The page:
Tag Archives | engine driver

‘For God’s sake go and stop him’: The Sharnbrook crash, Feburary 1909

Something of a departure for our usual project focus, this week’s blog makes use of an accident report type we don’t usually have reason to include. Our project database so far draws largely from reports issued by the Railway Inspectors appointed solely to investigate accidents to workers (called Sub-Inspectors or Assistant Sub-Inspectors, producing the Appendix […]

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Leaving the kettle on

From time to time we might leave an appliance running whilst we’re doing something elsewhere – leaving the oven or kettle on, for example, when we’re not in the same room. It’s a pragmatic action, saving waiting time and enabling us to get on with something else. On the railways the time pressure under which […]

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The death of Joseph (Joe) Parkin & its impact on his family

As part of Who Do You Think You Are? Magazine’s ‘Transcription Tuesday’, our project made available a set of records produced by the Amalgamated Society of Railway Servants, one of the major railway trade unions. It listed over 2000 cases involving members, many of them accidents. In this blog post, one of the transcribers, Gordon […]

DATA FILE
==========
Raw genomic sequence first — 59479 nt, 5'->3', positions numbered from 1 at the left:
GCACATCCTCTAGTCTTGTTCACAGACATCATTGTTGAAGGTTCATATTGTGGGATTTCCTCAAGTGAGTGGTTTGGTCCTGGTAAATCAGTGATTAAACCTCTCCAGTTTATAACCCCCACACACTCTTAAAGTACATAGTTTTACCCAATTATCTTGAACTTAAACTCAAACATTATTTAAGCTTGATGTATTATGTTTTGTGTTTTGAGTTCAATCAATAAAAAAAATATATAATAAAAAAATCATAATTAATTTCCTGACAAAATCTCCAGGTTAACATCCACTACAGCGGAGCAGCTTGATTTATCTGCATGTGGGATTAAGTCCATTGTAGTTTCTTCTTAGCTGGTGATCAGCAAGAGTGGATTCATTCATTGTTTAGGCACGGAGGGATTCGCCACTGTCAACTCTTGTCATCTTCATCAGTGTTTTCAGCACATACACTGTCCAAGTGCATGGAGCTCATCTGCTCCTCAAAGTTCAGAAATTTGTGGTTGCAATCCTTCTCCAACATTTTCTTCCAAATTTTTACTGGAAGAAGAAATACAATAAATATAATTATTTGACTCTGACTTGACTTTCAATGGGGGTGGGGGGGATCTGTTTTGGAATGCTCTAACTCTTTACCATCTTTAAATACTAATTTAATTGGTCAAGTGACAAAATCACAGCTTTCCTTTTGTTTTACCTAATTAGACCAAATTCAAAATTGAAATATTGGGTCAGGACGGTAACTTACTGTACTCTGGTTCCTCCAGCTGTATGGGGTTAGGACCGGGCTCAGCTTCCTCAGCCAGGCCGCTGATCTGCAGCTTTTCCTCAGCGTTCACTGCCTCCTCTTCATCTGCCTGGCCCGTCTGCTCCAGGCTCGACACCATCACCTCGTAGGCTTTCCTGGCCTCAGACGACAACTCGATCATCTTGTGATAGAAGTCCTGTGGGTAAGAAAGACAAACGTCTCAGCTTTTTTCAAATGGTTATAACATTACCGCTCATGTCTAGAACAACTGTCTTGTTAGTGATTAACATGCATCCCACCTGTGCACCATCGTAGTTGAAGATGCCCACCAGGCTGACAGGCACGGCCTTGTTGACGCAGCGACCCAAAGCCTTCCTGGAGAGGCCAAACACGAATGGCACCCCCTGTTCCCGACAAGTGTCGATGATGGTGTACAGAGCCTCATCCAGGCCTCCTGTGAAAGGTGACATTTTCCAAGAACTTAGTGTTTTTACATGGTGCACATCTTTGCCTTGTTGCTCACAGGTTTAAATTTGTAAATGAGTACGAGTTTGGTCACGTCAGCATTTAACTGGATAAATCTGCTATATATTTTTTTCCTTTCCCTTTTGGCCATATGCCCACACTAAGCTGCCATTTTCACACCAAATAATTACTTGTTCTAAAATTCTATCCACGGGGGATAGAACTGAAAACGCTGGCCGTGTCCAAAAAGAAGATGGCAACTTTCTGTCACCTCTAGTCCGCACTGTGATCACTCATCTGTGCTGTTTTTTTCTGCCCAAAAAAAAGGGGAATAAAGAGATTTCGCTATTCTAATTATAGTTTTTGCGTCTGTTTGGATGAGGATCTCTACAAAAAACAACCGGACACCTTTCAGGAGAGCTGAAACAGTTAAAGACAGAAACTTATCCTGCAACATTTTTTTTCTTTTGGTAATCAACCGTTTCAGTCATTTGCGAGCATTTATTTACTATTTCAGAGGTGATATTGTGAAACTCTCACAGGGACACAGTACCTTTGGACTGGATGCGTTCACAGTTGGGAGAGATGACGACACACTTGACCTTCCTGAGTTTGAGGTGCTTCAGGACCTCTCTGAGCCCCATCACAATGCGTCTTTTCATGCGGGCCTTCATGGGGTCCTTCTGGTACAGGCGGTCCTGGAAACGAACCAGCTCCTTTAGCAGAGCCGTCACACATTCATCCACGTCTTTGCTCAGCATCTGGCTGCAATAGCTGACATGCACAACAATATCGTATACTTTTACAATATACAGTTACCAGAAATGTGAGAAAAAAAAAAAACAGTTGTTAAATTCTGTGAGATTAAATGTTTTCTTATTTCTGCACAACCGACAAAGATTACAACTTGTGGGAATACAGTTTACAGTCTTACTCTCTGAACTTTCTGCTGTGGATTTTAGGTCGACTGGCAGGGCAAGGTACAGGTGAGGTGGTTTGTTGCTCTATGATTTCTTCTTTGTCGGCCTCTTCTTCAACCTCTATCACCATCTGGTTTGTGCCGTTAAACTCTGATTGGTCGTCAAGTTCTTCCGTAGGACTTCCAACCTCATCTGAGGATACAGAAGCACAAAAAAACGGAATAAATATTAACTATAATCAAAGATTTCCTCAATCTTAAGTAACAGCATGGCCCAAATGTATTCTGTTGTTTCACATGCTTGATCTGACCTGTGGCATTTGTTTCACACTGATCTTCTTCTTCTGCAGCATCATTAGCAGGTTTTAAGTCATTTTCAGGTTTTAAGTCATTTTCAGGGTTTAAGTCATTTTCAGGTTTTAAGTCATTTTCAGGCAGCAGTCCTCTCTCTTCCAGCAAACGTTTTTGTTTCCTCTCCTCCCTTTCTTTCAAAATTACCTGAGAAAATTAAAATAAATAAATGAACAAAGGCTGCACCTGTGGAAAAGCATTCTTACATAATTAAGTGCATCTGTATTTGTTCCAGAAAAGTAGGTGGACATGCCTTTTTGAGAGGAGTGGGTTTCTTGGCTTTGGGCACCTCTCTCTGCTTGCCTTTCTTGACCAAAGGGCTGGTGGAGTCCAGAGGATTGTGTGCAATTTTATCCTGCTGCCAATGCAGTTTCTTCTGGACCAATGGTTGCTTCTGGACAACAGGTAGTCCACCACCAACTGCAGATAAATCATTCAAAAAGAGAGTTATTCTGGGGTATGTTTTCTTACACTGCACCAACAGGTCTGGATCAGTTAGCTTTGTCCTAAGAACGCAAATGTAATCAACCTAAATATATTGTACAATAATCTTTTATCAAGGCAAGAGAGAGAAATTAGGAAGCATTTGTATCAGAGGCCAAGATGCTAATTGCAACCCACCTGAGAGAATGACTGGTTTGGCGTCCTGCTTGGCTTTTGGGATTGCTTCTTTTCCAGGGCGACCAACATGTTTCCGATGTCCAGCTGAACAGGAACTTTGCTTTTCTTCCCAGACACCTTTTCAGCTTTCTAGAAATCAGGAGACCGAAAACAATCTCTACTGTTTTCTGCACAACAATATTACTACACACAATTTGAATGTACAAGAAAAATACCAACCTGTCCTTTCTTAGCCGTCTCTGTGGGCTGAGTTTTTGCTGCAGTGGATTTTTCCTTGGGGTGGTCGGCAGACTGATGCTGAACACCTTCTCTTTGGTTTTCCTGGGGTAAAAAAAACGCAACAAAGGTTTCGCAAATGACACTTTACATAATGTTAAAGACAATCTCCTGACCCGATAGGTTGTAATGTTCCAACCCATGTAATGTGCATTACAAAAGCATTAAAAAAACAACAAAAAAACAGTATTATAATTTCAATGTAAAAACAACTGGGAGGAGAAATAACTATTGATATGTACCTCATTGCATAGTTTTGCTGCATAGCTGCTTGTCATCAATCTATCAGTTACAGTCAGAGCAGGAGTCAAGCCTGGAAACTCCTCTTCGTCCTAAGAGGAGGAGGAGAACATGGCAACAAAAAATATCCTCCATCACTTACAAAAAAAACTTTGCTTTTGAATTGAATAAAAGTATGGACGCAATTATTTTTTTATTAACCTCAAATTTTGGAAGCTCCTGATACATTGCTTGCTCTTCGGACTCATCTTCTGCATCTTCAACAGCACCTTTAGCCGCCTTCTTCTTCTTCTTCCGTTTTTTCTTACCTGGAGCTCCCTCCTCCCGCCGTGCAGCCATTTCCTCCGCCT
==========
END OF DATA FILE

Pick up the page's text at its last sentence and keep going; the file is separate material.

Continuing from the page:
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Halloween: A mystery man, an eerie rabbit & a railway death

As we’re heading towards Halloween, it seems only fitting that we’ve a supernatural case, involving an accident to a railway worker, to bring to your attention. It’s a great demonstration of the promise of our project work, combined with digitisation and transcription of seemingly unrelated documents: the combination and linking of sources is very pleasing. […]

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A question of trust

How far could workers control their own fates? In the 19th century and well into the 20th it was believed by many – certainly the railway companies’ managers – that workers were ultimately responsible for the vast majority of the accidents that befell them, as they made choices and acted ‘carelessly.’ What was rarely taken […]

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Multiple Scottish casualties – the Flying Scotsman & Sandilands Viaduct cases, April 1914

April 1914 saw 2 railway accidents which raise interesting issues about the differences between worker and passenger incidents – particularly as both involved multiple casualties. On 14 April 1914, the Flying Scotsman train (not to be confused with the loco!) collided with a goods train at Burntisland in Fife, killing 2 (the driver and fireman […]

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It’s cold outside …

If you’re in the UK, you’ll have noticed it’s been rather cold of late, including a lot of snow. Despite the adverse comment about some train operators pre-emptively cancelling services, an awful lot of work has gone in to keeping the system moving – though as usual, most of that is behind the scenes, in […]

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